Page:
• Lisa Vaas · 785 days ago

      That was a lazy, shorthand way to avoid getting dragged into the argument over whether or not file sharing is good or bad. Of course it's used for legitimate purposes that have nothing to do with copyright issues. Sorry I wrote it in a fashion that made it seem as if I were ignorant of legitimate usage.

      • Sam Hunter · 783 days ago

        I sincerely appreciate the acknowledgement and clarification, Lisa!

  8. Jim J · 785 days ago

    IP Broker would not install to my Dell (x64). Advised only fits x86, although I have a Programs Files (x86) folder.

  9. Heather · 785 days ago

    If people want to file share go ahead. You never know the quality so it's not like it's store bought anyway. But didn't you used to record off the radio as a a kid. Or record a show off the VCR. The main thing here is Big Business is infringing on people's civil rights! Scaring them! Bullying them! And that's not right! Now if people are copying & selling yes punish them. But if someone if getting low quality file share for themselves well I personally believe they are punishing themselves in the quality of the file share. It's a crap shoot. And we people need to stand up for OUR RIGHTS. I'm half tempted to file share just to see if Big Bussiness is looking in on MY COMPUTER WITHOUT A WARRENT!! Who in the H*LL do they think they are?!?!?

    • MikeP · 784 days ago

      Redcording off radio onto a tape or off TV onto a VCR is perfectly legal FOR PERSONAL USE in the UK. If you were to then share or try to sell the recording without permission of the copyright holder you would be acting illegally.

      It not the same thing as sharing files via the internet of copyrighted information, such as music or a film. without the persmission of the copyright owner. Such downloading clearly infringes the rights of the owner. But there are music groups and individuals who make their work available free via the web and downloading their work is entirely legal.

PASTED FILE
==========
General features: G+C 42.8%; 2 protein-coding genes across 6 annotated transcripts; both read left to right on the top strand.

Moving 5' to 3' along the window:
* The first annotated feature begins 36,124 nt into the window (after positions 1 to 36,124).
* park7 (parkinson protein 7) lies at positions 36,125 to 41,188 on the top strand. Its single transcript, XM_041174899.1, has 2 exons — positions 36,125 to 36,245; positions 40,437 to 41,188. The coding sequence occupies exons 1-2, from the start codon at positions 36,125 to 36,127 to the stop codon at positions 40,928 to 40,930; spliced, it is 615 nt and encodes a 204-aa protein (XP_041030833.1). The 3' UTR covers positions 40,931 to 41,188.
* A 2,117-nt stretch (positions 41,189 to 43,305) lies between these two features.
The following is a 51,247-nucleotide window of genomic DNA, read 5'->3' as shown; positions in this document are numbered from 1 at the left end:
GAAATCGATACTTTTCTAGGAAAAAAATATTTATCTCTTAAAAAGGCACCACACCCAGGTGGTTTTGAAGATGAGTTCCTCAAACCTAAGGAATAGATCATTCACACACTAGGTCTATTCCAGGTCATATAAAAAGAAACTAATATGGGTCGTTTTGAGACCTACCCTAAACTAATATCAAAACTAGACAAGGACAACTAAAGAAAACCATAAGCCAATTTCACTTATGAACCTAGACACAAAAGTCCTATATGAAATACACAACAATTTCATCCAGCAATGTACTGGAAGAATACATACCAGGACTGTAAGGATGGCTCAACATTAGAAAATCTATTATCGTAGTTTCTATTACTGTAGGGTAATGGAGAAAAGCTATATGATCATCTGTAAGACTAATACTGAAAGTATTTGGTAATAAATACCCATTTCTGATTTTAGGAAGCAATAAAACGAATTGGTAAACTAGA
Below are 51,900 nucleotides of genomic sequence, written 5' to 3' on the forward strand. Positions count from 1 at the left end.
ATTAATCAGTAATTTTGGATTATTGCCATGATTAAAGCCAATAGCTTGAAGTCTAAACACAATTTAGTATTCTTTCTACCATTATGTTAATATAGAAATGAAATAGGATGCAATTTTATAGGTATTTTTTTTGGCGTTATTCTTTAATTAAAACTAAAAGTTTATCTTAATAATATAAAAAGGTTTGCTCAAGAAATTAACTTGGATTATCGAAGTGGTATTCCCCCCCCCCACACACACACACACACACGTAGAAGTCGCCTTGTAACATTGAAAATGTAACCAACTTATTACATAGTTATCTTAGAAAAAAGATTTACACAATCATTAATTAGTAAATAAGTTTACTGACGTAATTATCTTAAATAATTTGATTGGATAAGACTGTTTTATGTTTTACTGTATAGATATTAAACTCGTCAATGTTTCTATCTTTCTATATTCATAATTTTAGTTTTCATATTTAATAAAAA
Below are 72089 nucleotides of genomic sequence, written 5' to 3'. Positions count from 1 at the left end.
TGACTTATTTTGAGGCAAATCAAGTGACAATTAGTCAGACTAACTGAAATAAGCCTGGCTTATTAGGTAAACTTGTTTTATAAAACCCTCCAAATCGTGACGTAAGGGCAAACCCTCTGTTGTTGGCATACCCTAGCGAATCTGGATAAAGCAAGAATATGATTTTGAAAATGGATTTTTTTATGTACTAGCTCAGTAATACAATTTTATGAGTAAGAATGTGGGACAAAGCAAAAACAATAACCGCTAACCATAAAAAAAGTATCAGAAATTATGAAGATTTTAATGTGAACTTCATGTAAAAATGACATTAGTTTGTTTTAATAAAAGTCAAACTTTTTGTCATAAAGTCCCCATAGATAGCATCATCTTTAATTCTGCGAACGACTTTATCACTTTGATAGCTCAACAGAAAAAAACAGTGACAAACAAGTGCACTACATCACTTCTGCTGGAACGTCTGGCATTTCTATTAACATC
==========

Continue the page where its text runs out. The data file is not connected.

But are the 'snooper's distinguishing between these sources? Does the 'academic' research report show they had differentiated between what is entirely legal but uses a bit-torrent method and that which is potentially illegal?

  10. Encryptz0r · 785 days ago

    LOL torrents.
    Because that is the best way to pirate shit these days. What year is this?
    Newbs.

  11. Jeff2 · 785 days ago

    gee... it's not like every website tracks your IP for statistical data. <sarcasm>
    It's no different here. If anyone expects privacy on the internet, a PUBLIC place, they had best give their head a shake

  12. Ozbloke · 785 days ago

    Who cares?? Who would have the personnel and financial resources to pursue legal actions against millions of users worldwide anyway? That's not even taking into consideration the burden of proof. At best, information collected could only be used in a bluff.

    Do the words 'mountain' and 'mole hill' ring any bells?

    • Throkk · 783 days ago

      Do the words 'threat' and 'extortion' ring any bells?

      The burden of proof has no significance if most cases never reach court. Many people simply pay off the demand because it is cheaper than facing the charge in a court case which can drag on until they are broke. The copyright companies make money from those who pay up and they make examples of those who won't.

  13. Andrew Ludgate · 785 days ago

    "colleagues at the University of Birmingham, UK, conducted a three-year study that revealed "massive monitoring" of BitTorrent download sites, such as the PirateBay, that's been going on for at least that long.

    For the study, researchers developed a fake pirate server: software that acted like a BitTorrent file-sharing client that logged all connections made to it."

    So... the group spent three years conducting mass surveillance of bittorent (or fake server) connections, and discovered by doing so that they weren't the only ones doing it. My guess is that along with the groups listed, ratings firms (Nielson, etc) are likely also monitoring in order to build up demographics information (people who listen to this also listen to that... people in this geographic all watch these shows, but people in this other geographic area watch those shows, etc.). Such information would be a ratings company's dream!

  14. gregory · 785 days ago